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Doctoral thesis2019Open access

Baltic cod predation: mechanisms, impact on prey, implications for fisheries

Kulatska, Nataliia


Trophic interactions are fundamental in the functioning of ecosystems. Predator-prey interactions between cod (Gadus morhua), herring (Clupea harengus) and sprat (Sprattus sprattus) in the Baltic Sea are typical examples of strong trophic interactions with consequences on the structure of this ecosystem. In addition to their ecological roles, cod, herring and sprat are also the main targets of the central Baltic Sea fisheries. Transition from a management based on a single species to an Ecosystem-Based Fisheries Management (EBFM), which accounts for trophic interactions, is needed to avoid overexploitation of these species and severe consequences for the ecosystem. The main aim of this thesis was to investigate ontogenetic and temporal patterns of prey selection by cod, using a unique dataset on stomach content, and to incorporate this information with various fisheries-dependent and scientific survey data, into a multispecies model with the potential to support EBFM. Cod stomach data showed clear ontogenetic shifts in the diet, with smaller cod predating mainly on benthos and larger cod on fish (Papers I and II). The multispecies model developed and implemented in this thesis was able to represent the main patterns in the prey species and length selection by cod (Paper I). This allowed to compare prey length selection by cod and the pelagic fisheries and to evaluate the competition between them. Considerable overlap between herring and sprat lengths targeted by cod and the fisheries leads to immediate competition for the same prey. In addition, cod predates on prey sizes smaller than those targeted by the fisheries, thus generating a delayed effect of competition in the form of a loss of potential future biomass available for the fisheries. During certain periods, the loss of future biomass was estimated to be comparable to the amount of biomass suitable for fisheries directly removed by cod predation (Paper III). A comparison of the model implemented in this thesis with two other multispecies models developed for the Baltic Sea on the same species allowed to evaluate their similarities and differences in simulated management scenarios (Paper IV and V). Despite the differences among the models, the results suggested that multi-model inference was still useful to evaluate the robustness of alternative simple fisheries management strategies to different models’ assumptions, which could contribute to the development of an EBFM for the central Baltic Sea fisheries.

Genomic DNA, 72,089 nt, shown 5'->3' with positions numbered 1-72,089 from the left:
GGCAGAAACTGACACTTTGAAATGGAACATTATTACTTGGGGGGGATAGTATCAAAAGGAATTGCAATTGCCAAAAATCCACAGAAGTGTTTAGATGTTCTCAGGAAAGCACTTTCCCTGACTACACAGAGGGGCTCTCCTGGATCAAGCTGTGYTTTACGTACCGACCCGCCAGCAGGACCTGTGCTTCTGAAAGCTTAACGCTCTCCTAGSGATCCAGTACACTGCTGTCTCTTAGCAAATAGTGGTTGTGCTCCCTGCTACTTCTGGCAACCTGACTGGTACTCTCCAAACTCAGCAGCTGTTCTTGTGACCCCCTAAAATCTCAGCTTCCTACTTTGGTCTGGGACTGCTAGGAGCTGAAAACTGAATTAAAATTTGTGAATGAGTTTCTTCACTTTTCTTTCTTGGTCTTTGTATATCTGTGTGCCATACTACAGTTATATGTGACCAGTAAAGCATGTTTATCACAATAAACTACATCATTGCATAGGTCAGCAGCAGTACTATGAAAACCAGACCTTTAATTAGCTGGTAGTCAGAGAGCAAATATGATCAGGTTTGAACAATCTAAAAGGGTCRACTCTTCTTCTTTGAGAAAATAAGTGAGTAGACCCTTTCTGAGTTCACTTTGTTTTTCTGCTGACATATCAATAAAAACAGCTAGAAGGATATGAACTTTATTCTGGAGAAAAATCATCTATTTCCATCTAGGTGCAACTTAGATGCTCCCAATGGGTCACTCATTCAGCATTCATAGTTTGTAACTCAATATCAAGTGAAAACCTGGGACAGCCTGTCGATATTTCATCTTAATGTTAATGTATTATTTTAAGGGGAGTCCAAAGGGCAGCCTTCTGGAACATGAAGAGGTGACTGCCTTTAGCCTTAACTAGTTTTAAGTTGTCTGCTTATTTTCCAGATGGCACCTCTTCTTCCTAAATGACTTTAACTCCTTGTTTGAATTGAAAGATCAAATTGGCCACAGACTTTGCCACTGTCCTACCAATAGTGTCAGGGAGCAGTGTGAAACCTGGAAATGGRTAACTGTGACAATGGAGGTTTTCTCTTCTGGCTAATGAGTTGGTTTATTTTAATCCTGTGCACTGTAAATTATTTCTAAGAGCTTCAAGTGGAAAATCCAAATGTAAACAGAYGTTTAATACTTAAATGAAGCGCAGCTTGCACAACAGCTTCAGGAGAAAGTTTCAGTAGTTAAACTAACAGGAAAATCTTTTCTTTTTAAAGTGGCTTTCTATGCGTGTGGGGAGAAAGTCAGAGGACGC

predator-prey interactions, Baltic, multi-species model, size selection, EBFM, cod, herring, sprat

Published in

Acta Universitatis Agriculturae Sueciae
2019, number: 2019:51
ISBN: 978-91-7760-420-4, eISBN: 978-91-7760-421-1
Publisher: Department of Aquatic Resources, Swedish University of Agricultural Sciences